Halsman returns to Europe for the first time since 1940. He photographs Winston Churchill, Henri Matisse, Giorgio De Chirico, Jean-Paul Sartre, Brigitte Bardot, Jean Genet, Anna Magnani, Marc Chagall and Pablo Picasso. At the invitation of the photographer David “Chim” Seymour, Halsman becomes a full member of Magnum Photos.
7 April 1952
Marilyn Monroe appears for the first time on the cover of LIFE with a photograph by Philippe Halsman.
Publication of Dalí’s Mustache.
Halsman starts working with new magazines: Sports Illustrated (from 1954 to 1959), TV Guide (from 1954 to 1972), Look (between 1956 and 1957) and the Saturday Evening Post (from 1958 to 1967).
Halsman is named one of the World’s Ten Greatest Photographers in an international poll conducted by Popular Photography magazine. He takes part in the exhibition, Photographs from the Museum Collection, put on by Edward Steichen at the Museum of Modern Art (MoMA) in New York.
Publication of Philippe Halsman’s Jump Book.
Halsman joins the faculty of the Famous Photographers School and remains there until 1972. Publication of Halsman on the Creation of Photographic Ideas.
Halsman goes to Hollywood to take promotional photographs of Alfred Hitchcock’s feature film The Birds while it is being shot. The photographs appear in LIFE and Look magazines.
The National Portrait Gallery of the Smithsonian Institution in Washington, D.C., organizes Philippe Halsman, the first major exhibition devoted to the photographer.
Halsman takes part in an exhibition entitled 12 International Photographers, held at the Gallery of Modern Art in New York. His portrait of Churchill is used on a United States postage stamp to commemorate the statesman, who dies the same year. His portrait of Einstein will have the same fate a year later, and his portrait of André Gide will be used on a French postage stamp in 1969.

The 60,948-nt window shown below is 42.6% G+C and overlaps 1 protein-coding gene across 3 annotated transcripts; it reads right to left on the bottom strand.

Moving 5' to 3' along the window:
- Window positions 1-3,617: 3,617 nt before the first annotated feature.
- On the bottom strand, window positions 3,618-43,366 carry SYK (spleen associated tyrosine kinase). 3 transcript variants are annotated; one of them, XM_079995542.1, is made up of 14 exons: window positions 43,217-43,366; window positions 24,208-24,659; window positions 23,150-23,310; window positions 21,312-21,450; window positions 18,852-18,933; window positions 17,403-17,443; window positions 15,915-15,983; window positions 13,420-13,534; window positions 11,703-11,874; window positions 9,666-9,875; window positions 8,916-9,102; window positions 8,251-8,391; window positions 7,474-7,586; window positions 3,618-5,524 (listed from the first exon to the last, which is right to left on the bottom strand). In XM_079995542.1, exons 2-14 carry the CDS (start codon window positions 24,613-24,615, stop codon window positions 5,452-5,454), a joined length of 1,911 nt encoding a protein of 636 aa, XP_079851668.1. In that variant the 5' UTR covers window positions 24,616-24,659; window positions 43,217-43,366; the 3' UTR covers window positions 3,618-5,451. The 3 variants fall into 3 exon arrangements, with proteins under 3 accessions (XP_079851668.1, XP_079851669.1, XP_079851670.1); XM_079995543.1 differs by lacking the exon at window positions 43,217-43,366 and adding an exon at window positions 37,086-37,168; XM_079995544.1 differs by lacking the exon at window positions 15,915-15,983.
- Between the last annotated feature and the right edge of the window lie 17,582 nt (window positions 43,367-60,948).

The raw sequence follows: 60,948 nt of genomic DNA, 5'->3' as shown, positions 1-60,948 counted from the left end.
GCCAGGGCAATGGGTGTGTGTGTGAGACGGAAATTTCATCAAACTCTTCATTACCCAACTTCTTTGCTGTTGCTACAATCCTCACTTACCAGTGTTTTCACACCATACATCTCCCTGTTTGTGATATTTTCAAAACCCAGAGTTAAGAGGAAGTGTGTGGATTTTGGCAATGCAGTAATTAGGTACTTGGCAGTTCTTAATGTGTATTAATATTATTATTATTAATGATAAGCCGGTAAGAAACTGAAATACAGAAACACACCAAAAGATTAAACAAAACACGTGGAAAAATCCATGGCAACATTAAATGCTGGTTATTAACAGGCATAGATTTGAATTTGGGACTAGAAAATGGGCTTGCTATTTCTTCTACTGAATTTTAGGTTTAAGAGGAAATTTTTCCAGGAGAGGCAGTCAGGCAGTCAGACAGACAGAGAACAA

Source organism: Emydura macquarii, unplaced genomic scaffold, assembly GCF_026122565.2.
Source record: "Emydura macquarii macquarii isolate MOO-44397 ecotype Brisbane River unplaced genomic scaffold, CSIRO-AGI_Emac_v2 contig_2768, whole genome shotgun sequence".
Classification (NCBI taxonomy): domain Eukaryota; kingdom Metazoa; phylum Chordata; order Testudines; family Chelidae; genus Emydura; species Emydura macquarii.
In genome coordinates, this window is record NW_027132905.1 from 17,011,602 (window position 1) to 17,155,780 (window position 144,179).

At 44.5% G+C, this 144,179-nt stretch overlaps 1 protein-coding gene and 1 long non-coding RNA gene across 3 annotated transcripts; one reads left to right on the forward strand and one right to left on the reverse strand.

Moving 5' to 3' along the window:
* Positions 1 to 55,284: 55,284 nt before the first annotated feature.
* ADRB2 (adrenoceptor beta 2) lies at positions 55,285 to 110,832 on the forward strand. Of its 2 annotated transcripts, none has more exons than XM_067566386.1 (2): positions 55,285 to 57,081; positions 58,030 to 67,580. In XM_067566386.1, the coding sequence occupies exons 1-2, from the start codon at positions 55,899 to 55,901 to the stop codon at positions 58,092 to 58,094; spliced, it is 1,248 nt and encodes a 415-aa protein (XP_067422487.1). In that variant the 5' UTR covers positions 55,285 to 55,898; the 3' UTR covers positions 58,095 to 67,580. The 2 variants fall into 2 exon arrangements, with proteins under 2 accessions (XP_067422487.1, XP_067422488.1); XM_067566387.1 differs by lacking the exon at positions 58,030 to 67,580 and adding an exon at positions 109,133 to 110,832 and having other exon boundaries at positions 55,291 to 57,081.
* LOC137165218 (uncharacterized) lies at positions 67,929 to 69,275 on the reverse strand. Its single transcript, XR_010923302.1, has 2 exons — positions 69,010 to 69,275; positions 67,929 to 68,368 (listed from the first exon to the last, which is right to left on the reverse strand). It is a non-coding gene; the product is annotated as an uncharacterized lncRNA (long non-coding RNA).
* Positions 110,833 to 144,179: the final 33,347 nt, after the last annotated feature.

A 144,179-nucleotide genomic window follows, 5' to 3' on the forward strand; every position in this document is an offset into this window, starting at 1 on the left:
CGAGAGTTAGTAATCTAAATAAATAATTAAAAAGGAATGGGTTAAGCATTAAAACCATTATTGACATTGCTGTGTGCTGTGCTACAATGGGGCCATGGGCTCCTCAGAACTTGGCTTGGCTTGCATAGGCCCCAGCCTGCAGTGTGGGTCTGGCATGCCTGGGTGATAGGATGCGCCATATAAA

Halsman receives the Golden Plate Award of the American Academy of Achievement.
Halsman produces the official portrait of President Richard Nixon.
Until 1976, Halsman holds seminars on psychological portraiture at the New School for Social Research in New York.
Publication of Halsman: Sight and Insight. The next year, an exhibition with the same name opens in Tokyo before touring the rest of Japan.
Halsman receives the Life Achievement in Photography Award of the American Society of Media Photographers (ASMP) in recognition of his life's work.
Halsman sells his entire work to collector George R. Rinhart. The Halsman family buys it back in 1987.
Halsman takes part in the exhibition Art about Art at the Whitney Museum of American Art in New York.
17 April 1978
He photographs Dalí for the last time.
8 November 1978
The Dalí & Halsman exhibition opens at the Salvador Dalí Museum in Beachwood, Ohio.
7 June 1979
The Halsman Retrospective exhibition opens at the International Center of Photography (ICP) in New York. The exhibition subsequently tours the United States until 1988.
25 June 1979
Philippe Halsman dies in New York.
- Philippe Halsman, Alfred Hitchcock pour la promotion du film The Birds (détail), 1962 © 2016 Archives Philippe Halsman / Magnum Photos
- Philippe Halsman, Le duc et la duchesse de Windsor, 1956 © 2016 Archives Philippe Halsman / Magnum Photos
- Philippe Halsman et Salvador Dalí, Dalí Atomicus, 1948 © 2016 Archives Philippe Halsman / Magnum Photos. Droits exclusifs pour les images de Salvador Dalí : Fundació Gala-Salvador Dali, Figueres, 2016